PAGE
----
Dispute resolution

Federal Ministry of Justice unveils plans to update Germany’s arbitration law

Published on 21st Apr 2023

Twelve key reforms identified to modernise the existing statutory framework for arbitration in Germany  

Close up of people in a meeting, hands holding pens and going over papers

On 18 April 2023, the German Federal Ministry of Justice published a white paper (known in German as an Eckpunktepapier) on the modernisation of Germany’s arbitration law.

The current German arbitration legislation, contained in the tenth book of the German Civil Procedure Code (Zivilprozessordnung, or “ZPO”), entered into force in 1998 and was based largely on the 1985 version of UNCITRAL’s Model Law on International Commercial Arbitration. The stated aim of the modernisation is to update the current legislation, to increase its efficiency and to strengthen Germany as a seat for arbitration.

Key points of reform

The Federal Ministry of Justice has identified 12 key points of reform that it plans to introduce into the revised legislation:

1. Form requirement

A relaxation of the form requirement for arbitration agreements to remove any doubts as to the validity of arbitration agreements concluded electronically or orally (under section 1031 ZPO).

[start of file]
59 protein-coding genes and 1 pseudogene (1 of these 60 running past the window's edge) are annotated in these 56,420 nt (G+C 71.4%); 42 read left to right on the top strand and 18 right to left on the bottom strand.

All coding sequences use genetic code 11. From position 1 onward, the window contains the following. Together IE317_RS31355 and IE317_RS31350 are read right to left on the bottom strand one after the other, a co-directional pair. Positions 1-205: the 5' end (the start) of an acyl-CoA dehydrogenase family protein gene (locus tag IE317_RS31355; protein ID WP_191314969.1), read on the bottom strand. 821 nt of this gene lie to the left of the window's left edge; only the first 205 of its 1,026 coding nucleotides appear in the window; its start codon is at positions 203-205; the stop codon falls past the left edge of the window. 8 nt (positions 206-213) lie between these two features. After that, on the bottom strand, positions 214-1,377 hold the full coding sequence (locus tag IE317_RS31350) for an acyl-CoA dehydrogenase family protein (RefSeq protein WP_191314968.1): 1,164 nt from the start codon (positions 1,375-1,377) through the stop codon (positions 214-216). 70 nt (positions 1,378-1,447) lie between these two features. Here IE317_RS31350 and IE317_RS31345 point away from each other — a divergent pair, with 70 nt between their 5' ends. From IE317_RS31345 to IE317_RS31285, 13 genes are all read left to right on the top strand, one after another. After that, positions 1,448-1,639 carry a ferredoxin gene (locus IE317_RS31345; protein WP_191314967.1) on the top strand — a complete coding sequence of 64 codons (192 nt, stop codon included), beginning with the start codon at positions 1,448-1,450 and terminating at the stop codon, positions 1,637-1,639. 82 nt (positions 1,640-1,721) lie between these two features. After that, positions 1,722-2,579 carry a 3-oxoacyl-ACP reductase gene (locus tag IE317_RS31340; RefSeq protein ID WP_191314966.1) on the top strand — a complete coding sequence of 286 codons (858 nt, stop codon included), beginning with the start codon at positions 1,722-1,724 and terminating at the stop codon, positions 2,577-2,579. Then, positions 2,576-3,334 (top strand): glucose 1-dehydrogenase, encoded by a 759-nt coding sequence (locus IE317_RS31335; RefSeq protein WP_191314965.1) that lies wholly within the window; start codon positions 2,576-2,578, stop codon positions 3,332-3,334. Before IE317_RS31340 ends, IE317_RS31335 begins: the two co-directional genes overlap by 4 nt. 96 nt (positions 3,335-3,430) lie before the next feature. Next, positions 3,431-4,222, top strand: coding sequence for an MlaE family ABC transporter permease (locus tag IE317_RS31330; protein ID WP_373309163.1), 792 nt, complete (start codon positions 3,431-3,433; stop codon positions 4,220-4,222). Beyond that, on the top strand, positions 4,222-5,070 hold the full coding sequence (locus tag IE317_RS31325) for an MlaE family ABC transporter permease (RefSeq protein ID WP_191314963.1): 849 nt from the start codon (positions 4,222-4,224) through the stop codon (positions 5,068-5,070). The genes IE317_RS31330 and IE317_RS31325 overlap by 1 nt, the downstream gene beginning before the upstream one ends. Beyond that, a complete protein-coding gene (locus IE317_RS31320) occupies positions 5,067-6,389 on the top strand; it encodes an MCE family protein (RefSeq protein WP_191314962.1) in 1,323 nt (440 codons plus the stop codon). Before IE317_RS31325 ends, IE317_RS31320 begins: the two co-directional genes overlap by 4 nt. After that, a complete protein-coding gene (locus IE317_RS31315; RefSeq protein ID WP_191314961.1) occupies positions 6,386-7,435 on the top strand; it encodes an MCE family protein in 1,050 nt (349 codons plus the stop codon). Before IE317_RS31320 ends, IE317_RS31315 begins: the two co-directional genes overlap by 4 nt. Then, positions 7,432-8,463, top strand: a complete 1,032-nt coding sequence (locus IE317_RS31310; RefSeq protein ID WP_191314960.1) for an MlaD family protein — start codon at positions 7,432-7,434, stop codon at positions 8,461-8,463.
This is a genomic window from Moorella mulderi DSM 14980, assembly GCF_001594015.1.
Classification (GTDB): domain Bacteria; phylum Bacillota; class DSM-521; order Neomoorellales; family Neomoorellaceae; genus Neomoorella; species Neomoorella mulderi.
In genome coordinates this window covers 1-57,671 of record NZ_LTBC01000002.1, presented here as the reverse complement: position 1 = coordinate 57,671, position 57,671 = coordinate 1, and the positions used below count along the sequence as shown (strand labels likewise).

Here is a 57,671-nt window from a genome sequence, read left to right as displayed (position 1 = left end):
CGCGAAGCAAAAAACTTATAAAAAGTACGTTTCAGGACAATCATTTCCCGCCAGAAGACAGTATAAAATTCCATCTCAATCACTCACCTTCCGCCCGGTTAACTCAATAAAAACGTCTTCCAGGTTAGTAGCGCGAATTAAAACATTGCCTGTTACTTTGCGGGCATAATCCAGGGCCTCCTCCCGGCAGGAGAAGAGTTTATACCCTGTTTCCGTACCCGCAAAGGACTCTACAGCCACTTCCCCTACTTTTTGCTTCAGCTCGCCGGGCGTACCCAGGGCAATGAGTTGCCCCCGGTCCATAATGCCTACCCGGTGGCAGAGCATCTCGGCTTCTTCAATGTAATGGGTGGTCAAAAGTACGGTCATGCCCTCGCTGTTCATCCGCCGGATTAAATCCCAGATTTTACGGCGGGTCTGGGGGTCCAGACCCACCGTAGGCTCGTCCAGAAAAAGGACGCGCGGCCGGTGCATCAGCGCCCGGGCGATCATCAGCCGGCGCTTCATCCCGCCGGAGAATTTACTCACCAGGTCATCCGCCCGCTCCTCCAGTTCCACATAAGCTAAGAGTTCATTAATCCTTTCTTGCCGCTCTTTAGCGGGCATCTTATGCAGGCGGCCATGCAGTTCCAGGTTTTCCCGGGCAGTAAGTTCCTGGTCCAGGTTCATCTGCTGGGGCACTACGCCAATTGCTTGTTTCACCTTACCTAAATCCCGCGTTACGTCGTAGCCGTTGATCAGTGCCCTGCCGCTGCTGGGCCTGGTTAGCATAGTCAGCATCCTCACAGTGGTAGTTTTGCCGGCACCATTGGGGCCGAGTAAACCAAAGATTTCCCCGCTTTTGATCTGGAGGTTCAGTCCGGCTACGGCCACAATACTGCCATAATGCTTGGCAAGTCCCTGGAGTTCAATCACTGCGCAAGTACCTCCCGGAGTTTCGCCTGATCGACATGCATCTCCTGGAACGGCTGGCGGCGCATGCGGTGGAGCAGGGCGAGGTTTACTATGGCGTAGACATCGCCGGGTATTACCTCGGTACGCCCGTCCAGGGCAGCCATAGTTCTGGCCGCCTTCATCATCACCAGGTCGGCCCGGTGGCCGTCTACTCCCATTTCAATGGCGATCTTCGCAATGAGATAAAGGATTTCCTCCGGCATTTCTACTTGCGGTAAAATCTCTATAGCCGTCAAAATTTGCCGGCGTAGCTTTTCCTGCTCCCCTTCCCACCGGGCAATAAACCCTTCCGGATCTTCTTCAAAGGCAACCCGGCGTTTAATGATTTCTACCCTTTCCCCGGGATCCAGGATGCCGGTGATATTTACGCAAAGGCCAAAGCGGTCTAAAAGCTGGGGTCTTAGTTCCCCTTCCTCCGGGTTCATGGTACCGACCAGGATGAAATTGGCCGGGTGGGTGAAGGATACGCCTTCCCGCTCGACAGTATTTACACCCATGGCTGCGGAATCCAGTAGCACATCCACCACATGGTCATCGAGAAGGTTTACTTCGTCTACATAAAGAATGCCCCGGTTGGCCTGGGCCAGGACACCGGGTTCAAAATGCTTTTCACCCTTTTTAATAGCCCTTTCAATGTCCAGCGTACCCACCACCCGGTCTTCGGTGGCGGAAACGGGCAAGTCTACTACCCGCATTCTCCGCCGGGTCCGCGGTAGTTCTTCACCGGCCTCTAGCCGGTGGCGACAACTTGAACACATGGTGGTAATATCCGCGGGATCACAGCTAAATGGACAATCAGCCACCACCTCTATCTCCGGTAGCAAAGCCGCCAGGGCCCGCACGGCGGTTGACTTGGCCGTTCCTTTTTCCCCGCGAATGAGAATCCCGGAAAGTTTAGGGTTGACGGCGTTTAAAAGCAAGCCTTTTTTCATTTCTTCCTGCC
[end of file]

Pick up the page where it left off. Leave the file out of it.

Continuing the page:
2. Arbitrator appointments

A default rule for arbitrator appointments in multi-party arbitration in cases where the parties have not agreed on another procedure for appointment, and a procedure by which a court can appoint the arbitral tribunal in cases where one side of a case cannot agree on an appointment.

3. Judicial review of negative decisions on jurisdiction

A mechanism for judicial review of negative decisions on jurisdiction. A party can currently only have a court review a positive decision on jurisdiction (under section 1040 of the ZPO).

4. Express endorsement of remote hearings

An express endorsement of remote hearings, allowing an arbitral tribunal to order a remote hearing provided the parties have not agreed otherwise.

5. Publication of awards

The possibility for arbitral tribunals to publish arbitration awards in cases where the parties consent.

6. Use of English language

The possibility to use the English language in court proceedings for the recognition, enforcement or setting aside of an award in an arbitration that has been conducted in English, avoiding the cost and time of having the award and other documents from the underlying arbitration translated. The Federal Ministry of Justice also plans to remove the requirement for parties to translate documents in support of applications for judicial support in the taking of evidence and for other judicial acts for which arbitral tribunals are not authorised under section 1050 ZPO.

7. Expanding jurisdiction of specialist English-language Commercial Courts

For the states that have established specialist English-language Commercial Courts, expanding the permitted jurisdiction of those courts to proceedings for the recognition, enforcement and setting aside of arbitral awards.

8. Extraordinary challenge mechanism

Introducing an extraordinary challenge mechanism for arbitration awards similar to that which exists for court judgments under section 580 ZPO in cases where the result has been influenced by a criminal act, permitting an action for a rehearing. The white paper gives the example of the case of an arbitration award obtained by bribery.